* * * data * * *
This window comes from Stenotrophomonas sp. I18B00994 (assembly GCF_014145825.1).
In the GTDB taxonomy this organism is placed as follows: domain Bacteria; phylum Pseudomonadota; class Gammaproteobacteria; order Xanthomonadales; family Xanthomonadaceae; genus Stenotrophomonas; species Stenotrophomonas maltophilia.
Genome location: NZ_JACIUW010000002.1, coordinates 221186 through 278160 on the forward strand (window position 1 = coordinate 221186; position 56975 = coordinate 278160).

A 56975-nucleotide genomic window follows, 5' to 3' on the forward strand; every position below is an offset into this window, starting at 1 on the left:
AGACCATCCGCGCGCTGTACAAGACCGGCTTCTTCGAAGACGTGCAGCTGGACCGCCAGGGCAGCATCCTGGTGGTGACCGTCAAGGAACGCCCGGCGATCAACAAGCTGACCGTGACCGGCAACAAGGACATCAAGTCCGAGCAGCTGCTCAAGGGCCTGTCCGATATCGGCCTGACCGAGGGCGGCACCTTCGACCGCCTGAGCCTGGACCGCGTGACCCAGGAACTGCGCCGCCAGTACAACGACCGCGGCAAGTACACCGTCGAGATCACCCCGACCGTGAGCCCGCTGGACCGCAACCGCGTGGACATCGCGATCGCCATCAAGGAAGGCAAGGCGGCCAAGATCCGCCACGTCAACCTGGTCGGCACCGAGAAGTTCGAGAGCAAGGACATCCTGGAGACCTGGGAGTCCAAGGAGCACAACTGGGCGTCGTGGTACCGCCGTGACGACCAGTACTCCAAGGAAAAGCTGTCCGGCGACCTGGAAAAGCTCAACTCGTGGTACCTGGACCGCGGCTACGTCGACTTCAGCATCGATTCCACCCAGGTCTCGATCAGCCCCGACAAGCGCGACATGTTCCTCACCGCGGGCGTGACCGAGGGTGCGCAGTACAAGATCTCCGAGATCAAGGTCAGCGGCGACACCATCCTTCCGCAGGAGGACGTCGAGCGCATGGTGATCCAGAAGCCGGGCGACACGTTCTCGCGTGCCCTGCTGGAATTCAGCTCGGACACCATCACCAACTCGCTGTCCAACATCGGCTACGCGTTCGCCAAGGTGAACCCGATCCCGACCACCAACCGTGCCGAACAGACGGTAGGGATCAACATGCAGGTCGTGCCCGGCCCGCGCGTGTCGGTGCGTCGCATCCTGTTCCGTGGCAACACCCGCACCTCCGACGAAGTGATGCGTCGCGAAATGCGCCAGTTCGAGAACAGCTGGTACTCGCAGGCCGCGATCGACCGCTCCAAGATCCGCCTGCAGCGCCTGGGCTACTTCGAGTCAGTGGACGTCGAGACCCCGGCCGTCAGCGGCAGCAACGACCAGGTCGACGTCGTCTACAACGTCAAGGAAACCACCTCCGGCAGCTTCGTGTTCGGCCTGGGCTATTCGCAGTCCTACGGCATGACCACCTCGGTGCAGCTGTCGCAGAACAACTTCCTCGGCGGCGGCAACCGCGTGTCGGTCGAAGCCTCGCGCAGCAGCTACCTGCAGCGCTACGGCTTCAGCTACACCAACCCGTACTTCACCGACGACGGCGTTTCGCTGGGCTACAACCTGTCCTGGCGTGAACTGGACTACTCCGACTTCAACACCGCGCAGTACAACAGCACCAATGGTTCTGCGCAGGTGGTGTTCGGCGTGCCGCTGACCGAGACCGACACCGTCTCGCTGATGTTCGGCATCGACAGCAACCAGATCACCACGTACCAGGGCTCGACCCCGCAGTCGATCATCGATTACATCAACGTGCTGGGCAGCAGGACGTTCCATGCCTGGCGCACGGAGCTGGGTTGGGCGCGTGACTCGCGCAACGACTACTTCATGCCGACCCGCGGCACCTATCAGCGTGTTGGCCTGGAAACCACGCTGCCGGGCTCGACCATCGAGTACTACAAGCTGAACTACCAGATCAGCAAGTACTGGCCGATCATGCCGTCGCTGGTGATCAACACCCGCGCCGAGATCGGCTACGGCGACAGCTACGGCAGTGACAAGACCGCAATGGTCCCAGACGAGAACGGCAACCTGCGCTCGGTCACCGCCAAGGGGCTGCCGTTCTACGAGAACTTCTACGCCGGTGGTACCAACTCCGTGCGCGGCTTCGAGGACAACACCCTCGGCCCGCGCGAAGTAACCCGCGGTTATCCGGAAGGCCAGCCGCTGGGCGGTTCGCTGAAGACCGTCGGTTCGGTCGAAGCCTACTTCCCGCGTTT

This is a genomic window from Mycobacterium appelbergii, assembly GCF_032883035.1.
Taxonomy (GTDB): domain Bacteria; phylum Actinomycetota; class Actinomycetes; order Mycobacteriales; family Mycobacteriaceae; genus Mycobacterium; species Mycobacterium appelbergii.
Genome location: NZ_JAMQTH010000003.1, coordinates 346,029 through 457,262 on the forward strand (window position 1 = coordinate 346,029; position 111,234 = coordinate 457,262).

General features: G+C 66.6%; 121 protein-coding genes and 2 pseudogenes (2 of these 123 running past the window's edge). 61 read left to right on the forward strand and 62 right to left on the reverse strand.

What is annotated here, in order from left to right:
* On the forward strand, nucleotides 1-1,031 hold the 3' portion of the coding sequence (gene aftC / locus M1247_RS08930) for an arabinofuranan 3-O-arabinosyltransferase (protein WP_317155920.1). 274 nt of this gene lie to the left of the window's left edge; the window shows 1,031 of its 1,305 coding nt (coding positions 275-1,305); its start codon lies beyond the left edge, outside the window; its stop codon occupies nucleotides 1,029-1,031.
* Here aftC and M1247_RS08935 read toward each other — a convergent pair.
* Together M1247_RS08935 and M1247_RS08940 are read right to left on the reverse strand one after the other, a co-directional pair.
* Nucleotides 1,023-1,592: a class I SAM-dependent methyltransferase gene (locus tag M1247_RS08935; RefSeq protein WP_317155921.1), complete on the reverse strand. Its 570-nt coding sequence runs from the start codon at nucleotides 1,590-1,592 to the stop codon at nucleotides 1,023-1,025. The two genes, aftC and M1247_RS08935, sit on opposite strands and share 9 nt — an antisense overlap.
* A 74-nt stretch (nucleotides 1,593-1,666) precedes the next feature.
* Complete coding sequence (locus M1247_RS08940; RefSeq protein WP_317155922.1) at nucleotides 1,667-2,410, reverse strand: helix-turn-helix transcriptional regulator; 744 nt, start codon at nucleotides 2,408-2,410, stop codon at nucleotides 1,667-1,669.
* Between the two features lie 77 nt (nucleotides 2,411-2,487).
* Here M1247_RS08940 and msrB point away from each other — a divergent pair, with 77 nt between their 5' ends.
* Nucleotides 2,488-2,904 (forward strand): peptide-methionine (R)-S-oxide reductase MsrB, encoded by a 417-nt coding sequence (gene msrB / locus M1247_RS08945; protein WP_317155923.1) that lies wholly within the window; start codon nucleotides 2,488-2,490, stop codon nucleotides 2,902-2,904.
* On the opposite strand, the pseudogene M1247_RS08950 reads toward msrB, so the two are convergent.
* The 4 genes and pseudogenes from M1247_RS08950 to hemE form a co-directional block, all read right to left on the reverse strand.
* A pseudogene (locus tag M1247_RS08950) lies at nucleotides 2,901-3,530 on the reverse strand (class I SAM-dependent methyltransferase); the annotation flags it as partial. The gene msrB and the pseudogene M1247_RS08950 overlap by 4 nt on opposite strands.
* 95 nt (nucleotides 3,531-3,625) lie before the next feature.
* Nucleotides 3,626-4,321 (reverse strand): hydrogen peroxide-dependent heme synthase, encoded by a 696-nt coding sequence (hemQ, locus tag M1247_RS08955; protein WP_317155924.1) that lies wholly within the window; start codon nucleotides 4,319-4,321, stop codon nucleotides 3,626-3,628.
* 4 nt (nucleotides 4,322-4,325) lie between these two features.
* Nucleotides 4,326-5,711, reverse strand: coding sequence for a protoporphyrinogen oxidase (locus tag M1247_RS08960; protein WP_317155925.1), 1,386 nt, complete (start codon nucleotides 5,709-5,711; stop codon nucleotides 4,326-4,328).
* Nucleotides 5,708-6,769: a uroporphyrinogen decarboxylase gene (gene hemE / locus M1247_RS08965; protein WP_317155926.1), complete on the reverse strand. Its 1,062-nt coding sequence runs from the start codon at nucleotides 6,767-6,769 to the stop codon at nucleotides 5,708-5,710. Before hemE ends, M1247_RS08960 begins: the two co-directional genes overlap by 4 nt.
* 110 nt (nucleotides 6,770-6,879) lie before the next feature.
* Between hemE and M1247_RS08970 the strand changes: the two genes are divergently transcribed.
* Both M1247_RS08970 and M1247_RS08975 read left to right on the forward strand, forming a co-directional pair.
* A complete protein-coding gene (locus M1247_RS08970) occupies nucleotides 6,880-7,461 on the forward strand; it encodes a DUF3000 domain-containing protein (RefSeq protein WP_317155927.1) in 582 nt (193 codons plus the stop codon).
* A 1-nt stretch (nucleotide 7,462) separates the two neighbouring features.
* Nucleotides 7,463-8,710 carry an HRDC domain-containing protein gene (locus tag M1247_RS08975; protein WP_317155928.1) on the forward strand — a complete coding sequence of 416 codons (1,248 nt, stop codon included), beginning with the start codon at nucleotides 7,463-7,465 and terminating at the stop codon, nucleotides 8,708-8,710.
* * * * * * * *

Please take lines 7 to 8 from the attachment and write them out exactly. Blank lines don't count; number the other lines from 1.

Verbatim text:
Taxonomy (GTDB): domain Bacteria; phylum Actinomycetota; class Actinomycetes; order Mycobacteriales; family Mycobacteriaceae; genus Mycobacterium; species Mycobacterium appelbergii.
Genome location: NZ_JAMQTH010000003.1, coordinates 346,029 through 457,262 on the forward strand (window position 1 = coordinate 346,029; position 111,234 = coordinate 457,262).